Date: Jan. 9
January mileage: 231.7
Temperature upon departure: 18
This is the second time this has happened to me. During the darkest part of the morning, right before dawn, the bed lurches forward and jolts me awake. My initial reaction is to squint at the alarm clock, 6:49. But the creeks and groans grow louder and the mattress continues to rumble beneath me. So I freeze in position and hold my eyes shut, hoping against a frightened child's hope that if I just pretend I'm not here, it will go away.
But then the tremors subside and the semi-conscious disorientation fades, and I can drift back to sleep with the comfortable assurance that it was only an earthquake.
This was the largest one I've experienced yet: 5.7, but its epicenter was 120 miles north of here. A lot of my coworkers didn't even feel it. My neighbor thought it was a gust of wind ... a 5.7 earthquake ... which I think is a good indicator of how bad the wind really gets here.
Any time Juneau skies clear up a bit, strong wind is pretty much a given. Some of the gusts create chills I don't even know how to describe ... they burn in their intensity. They burn in such a way that when I take off my outer shell, my top-most base layer is coated in ice ... frozen sweat. But I need the shell to block the wind. And so we dance.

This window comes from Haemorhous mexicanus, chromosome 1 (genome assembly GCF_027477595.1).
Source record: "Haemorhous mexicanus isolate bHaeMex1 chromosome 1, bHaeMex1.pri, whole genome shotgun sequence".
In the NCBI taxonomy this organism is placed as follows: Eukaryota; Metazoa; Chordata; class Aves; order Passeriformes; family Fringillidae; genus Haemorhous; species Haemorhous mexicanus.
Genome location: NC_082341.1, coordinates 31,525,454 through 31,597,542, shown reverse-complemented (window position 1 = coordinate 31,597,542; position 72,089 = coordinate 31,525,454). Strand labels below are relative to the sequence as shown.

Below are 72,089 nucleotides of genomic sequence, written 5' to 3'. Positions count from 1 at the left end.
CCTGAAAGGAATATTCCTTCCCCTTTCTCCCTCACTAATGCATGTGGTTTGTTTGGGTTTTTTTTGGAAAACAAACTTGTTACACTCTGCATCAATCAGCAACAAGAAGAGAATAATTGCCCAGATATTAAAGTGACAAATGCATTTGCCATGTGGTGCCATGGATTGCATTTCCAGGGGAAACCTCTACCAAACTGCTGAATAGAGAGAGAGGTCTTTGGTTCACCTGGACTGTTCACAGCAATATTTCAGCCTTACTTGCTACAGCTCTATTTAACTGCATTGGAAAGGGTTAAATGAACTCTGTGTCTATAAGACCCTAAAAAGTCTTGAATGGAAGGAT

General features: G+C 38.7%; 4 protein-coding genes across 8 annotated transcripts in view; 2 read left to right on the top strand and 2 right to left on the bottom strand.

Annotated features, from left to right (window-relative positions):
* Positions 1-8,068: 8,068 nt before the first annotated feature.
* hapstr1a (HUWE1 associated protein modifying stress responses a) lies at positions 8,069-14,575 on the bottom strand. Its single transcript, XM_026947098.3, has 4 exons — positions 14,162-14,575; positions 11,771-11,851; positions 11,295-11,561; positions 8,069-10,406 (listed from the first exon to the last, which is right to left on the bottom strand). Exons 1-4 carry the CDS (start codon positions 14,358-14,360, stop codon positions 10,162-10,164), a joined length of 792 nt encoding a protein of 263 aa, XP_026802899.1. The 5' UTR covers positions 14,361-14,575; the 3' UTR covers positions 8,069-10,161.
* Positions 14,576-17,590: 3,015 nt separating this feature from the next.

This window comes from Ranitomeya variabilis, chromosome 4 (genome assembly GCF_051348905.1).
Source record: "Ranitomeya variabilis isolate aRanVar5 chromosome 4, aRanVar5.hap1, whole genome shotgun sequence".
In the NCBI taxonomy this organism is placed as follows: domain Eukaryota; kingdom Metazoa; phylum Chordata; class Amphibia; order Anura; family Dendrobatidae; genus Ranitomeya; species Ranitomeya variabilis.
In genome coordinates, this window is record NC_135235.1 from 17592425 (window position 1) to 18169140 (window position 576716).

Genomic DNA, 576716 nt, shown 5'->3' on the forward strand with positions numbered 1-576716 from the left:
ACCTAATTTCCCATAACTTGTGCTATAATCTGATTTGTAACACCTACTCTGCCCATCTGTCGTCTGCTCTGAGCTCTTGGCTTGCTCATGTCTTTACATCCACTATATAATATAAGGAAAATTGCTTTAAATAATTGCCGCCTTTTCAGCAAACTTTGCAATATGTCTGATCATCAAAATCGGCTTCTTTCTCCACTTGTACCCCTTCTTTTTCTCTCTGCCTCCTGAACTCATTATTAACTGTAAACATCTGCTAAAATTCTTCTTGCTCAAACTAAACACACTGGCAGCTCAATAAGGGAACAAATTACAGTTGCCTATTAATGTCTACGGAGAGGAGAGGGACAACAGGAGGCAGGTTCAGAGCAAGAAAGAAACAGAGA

Nearly every time I ride out Douglas Island around noon, I see the same pedestrian on the side of the road that I call "Backpack Guy." He saunters down the road with a walking stick and an external frame backpack bursting at the seams with all kinds of gear ... clothing and shoes and canvas stuff that looks really heavy. He walks against traffic and so we cross paths windburnt face to windburnt face, squinting against the icy sting of errant ocean spray. He always just smiles and I nod. I like to think that he's out here training to climb Rainier or Denali or some far-off, scarcely-charted ridge in the Himalayas. That while he's building his shoulder muscles, he's steeling himself against the unforgivable ravages of exposure and elements and cold.
And I can't help but wonder what Backpack Guy imagines I'm doing out here.